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Use Of Marijuana Among Pregnant Women Is Rising, According To A New Study

It’s been widely proven that what a woman does during pregnancy will affect a growing baby. Women forgo hair color and painting, caffeine and alcohol, and even give away beloved pet cats. But one thing that it might seem obvious to avoid is actually becoming more popular, according to research. Marijuana use during pregnancy is on the rise, even as overall rates of substance use are dropping.

The report was published in the journal JAMA Pediatrics and was a result of the National Survey of Drug Use and Health. The survey queried about 12,000 pregnant women between 2002 and 2016, ranging in age from 18 to 44, according to TIME. About 3,500 women were in their first trimester. Results showed that smoking weed rose in popularity from 3 percent to almost 5 percent over the years, TIME reported.

During that same period, alcohol use dropped one percentage point from 11 to 10 percent, and cigarette use dropped from 13 to 12 percent, according to JAMA Pediatrics.

The Centers for Disease Control and Prevention said that the reason to abstain from pot during pregnancy is relatively simple: The chemicals in marijuana, in particular THC, pass through a mom’s body to the baby and can harm fetal development. NPR reported that "perhaps 10 percent" of THC is passed on to the fetus. Some studies show that things like low birth weight can result, according to the CDC. Additionally, the smoke from marijuana is similar in composition to tobacco smoke, which can cause problems with a baby’s development.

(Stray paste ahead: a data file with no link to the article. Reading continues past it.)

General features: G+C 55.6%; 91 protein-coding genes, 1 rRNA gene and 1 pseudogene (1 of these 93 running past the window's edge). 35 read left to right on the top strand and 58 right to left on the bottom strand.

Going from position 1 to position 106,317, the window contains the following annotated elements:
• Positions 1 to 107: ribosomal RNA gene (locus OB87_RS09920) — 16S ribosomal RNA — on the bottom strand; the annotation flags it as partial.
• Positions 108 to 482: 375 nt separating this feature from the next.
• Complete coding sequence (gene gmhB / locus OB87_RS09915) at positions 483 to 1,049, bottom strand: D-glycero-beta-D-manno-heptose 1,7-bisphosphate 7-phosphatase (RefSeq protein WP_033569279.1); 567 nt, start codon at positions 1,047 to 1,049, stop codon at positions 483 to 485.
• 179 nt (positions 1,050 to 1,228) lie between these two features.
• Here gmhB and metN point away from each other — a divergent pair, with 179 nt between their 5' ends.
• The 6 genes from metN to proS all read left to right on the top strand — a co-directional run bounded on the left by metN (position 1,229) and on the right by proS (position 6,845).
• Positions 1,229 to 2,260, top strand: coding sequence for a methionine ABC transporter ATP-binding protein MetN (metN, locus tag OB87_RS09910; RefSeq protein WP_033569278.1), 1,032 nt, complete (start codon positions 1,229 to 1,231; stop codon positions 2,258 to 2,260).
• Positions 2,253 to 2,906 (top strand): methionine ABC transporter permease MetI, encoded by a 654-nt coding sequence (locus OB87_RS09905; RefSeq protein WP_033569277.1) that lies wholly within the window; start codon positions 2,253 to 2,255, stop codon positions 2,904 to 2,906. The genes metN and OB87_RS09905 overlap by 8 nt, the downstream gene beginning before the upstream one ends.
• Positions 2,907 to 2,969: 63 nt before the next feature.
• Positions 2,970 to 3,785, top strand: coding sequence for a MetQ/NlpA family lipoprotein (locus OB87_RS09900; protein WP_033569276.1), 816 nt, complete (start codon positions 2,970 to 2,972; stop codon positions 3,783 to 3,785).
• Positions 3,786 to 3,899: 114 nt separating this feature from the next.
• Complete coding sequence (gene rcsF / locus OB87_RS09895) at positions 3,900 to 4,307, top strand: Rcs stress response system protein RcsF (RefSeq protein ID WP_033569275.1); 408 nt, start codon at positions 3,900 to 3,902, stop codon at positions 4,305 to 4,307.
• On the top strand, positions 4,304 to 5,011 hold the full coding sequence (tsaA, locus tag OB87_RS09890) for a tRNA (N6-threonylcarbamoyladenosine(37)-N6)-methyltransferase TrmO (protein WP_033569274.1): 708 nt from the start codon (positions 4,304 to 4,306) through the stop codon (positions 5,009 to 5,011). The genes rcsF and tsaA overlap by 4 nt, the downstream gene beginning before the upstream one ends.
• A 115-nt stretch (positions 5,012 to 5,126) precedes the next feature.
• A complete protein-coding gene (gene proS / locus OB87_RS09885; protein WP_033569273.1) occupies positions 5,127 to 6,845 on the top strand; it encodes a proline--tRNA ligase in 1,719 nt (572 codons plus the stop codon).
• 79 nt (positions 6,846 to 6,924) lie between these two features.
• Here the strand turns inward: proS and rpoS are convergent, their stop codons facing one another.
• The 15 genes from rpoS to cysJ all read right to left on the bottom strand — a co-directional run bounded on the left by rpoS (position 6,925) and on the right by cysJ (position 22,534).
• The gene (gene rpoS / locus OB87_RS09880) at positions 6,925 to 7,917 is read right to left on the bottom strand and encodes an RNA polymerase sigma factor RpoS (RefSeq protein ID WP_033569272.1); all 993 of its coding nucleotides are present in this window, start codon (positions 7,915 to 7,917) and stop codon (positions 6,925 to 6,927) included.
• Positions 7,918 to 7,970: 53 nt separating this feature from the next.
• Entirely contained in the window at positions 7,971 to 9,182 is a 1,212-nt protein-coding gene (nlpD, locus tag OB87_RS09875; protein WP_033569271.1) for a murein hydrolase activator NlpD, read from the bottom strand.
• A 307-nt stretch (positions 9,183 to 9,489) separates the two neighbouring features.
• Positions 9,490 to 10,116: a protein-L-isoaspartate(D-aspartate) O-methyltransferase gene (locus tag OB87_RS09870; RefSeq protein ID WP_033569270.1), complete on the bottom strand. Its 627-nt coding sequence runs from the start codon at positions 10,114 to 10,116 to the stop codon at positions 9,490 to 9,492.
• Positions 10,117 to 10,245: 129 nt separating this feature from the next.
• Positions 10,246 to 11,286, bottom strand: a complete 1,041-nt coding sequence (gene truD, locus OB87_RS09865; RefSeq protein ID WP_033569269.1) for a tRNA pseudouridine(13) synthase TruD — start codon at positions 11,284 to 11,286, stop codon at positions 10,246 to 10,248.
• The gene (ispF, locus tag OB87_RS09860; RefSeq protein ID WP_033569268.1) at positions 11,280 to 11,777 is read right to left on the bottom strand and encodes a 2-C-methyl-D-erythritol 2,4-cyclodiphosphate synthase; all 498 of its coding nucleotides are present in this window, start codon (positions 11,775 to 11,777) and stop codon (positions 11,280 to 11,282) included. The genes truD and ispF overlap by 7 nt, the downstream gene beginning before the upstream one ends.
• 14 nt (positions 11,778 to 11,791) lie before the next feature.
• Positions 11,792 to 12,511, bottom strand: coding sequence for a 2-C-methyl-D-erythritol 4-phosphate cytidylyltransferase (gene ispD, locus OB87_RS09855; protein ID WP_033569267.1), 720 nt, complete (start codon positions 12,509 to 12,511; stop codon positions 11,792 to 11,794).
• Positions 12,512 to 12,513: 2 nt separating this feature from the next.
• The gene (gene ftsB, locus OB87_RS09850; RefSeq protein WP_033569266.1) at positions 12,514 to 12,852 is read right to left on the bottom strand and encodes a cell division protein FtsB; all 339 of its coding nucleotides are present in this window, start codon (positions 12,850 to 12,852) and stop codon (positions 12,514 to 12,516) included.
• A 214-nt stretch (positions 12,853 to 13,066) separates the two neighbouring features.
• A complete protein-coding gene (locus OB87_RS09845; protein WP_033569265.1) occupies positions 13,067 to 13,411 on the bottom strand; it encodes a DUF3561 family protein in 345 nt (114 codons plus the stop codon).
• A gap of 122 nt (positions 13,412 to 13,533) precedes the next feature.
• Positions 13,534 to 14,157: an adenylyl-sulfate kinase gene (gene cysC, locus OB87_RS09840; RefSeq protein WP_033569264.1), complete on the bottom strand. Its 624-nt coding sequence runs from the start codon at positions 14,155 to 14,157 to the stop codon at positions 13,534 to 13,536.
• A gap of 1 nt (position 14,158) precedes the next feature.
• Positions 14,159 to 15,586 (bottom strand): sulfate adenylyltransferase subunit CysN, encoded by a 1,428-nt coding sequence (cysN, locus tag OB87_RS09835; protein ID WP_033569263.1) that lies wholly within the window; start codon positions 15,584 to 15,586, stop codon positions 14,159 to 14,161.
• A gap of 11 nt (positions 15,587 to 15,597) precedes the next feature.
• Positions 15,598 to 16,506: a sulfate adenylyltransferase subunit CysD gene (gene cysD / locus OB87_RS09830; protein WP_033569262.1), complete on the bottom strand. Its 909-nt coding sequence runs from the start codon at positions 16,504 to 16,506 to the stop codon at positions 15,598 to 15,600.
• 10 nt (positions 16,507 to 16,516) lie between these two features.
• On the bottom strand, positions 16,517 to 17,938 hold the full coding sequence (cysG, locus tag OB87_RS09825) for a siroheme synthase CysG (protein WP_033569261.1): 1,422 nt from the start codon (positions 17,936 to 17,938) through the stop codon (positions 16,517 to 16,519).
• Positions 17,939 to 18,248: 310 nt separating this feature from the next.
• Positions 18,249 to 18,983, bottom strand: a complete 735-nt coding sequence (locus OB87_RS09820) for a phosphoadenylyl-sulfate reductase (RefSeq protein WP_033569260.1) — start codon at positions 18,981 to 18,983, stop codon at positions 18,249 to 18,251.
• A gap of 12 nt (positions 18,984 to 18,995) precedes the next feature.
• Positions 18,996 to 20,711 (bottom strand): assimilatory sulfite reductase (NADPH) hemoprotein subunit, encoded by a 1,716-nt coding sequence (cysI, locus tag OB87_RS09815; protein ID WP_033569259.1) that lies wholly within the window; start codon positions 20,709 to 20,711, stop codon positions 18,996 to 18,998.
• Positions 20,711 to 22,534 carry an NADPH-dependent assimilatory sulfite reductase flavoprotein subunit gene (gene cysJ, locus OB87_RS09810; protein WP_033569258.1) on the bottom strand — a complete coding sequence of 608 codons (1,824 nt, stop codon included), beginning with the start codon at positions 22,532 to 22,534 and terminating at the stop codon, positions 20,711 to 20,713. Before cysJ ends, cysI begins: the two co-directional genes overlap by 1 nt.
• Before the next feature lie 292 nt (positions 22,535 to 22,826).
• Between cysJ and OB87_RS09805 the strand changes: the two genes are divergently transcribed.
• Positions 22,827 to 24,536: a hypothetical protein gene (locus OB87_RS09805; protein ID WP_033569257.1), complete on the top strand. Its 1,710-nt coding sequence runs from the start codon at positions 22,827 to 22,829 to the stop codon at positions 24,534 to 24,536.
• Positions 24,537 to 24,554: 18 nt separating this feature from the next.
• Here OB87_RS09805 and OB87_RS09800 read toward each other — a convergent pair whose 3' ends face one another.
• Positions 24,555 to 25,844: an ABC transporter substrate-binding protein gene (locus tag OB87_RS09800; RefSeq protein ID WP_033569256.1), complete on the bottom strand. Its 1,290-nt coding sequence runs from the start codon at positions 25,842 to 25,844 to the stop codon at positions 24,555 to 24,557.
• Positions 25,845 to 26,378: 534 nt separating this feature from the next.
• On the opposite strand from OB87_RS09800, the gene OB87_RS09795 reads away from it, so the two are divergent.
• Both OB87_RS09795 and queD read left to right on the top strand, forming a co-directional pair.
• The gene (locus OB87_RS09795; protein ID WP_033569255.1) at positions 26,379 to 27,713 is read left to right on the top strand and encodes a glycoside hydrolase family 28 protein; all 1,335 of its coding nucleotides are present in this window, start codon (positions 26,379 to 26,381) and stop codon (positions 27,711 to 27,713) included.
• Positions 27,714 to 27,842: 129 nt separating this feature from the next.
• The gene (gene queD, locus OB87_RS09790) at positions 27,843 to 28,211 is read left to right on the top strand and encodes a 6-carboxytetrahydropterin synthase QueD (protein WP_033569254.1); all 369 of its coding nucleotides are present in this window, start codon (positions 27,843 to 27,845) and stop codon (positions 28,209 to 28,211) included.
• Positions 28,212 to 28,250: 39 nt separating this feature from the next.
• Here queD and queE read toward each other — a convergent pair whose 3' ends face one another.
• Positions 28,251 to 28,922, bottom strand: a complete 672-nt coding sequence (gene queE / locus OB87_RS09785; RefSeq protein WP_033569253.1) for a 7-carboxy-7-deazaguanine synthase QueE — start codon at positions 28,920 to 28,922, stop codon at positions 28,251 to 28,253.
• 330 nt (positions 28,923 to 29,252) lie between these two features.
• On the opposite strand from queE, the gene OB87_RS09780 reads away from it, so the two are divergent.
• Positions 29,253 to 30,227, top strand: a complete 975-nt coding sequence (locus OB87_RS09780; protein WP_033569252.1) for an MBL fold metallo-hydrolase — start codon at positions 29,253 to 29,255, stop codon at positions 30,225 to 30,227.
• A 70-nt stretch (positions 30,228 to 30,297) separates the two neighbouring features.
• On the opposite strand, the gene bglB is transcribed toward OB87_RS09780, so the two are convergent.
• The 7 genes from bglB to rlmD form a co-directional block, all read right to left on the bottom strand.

Age does seem to be a factor in the decision to use marijuana during pregnancy, according to Forbes, as shown through another survey from Kaiser Permanente in late 2017. This study found that among pregnant women 18 to 24 years old, the incidence of pot smoking rose from about 10 percent to 19 percent from 2009 to 2016. Among women under 18 years old, use jumped from 12 percent to 21 percent, Forbes reported.

But some moms say that marijuana is the best way to treat conditions like morning sickness when it has proven stubborn against conventional treatment. Today’s Parent reported on one mom who said she found “instant relief” from her worryingly persistent vomiting within minutes of smoking weed. But women like this are often hesitant to consult with their doctors about safety, NPR reported. At a minimum, 24 states rank substance use during pregnancy as a type of child abuse, so moms may be concerned a doctor will report them to authorities, the outlet said.

There’s good reason for all the concern over marijuana use, said the American College of Obstetrics and Gynecologists. Even if a baby healthy when delivered, prenatal exposure to weed has resulted in issues in children ranging from visual-motor coordination problems, to decreased attention span and behavioral problems, to early marijuana use themselves.

Nine states have already legalized recreational marijuana use, according to Business Insider, and 64 percent of Americans are in favor of making it legal everywhere. So this isn’t an issue that’s going away anytime soon. Keep watching for the research to expand, and in the meantime, make the best choices you can for your baby.